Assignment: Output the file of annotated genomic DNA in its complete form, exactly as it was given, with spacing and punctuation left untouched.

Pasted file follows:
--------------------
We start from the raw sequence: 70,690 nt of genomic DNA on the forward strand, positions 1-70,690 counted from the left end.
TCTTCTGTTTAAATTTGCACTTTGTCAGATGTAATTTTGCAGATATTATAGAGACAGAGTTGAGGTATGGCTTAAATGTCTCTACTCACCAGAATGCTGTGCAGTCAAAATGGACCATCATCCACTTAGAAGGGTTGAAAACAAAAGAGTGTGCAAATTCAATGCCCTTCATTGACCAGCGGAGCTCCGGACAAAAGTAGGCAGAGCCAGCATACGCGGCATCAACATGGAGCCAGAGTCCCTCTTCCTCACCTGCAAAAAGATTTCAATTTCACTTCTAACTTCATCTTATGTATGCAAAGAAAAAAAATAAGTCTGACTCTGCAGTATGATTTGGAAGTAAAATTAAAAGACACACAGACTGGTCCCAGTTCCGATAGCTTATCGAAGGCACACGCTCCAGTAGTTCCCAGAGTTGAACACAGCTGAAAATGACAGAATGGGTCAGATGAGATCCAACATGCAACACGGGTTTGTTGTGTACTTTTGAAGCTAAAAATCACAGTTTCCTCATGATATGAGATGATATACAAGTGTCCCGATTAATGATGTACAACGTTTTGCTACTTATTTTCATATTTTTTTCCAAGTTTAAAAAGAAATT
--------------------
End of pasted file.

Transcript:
We start from the raw sequence: 70,690 nt of genomic DNA on the forward strand, positions 1-70,690 counted from the left end.
TCTTCTGTTTAAATTTGCACTTTGTCAGATGTAATTTTGCAGATATTATAGAGACAGAGTTGAGGTATGGCTTAAATGTCTCTACTCACCAGAATGCTGTGCAGTCAAAATGGACCATCATCCACTTAGAAGGGTTGAAAACAAAAGAGTGTGCAAATTCAATGCCCTTCATTGACCAGCGGAGCTCCGGACAAAAGTAGGCAGAGCCAGCATACGCGGCATCAACATGGAGCCAGAGTCCCTCTTCCTCACCTGCAAAAAGATTTCAATTTCACTTCTAACTTCATCTTATGTATGCAAAGAAAAAAAATAAGTCTGACTCTGCAGTATGATTTGGAAGTAAAATTAAAAGACACACAGACTGGTCCCAGTTCCGATAGCTTATCGAAGGCACACGCTCCAGTAGTTCCCAGAGTTGAACACAGCTGAAAATGACAGAATGGGTCAGATGAGATCCAACATGCAACACGGGTTTGTTGTGTACTTTTGAAGCTAAAAATCACAGTTTCCTCATGATATGAGATGATATACAAGTGTCCCGATTAATGATGTACAACGTTTTGCTACTTATTTTCATATTTTTTTCCAAGTTTAAAAAGAAATT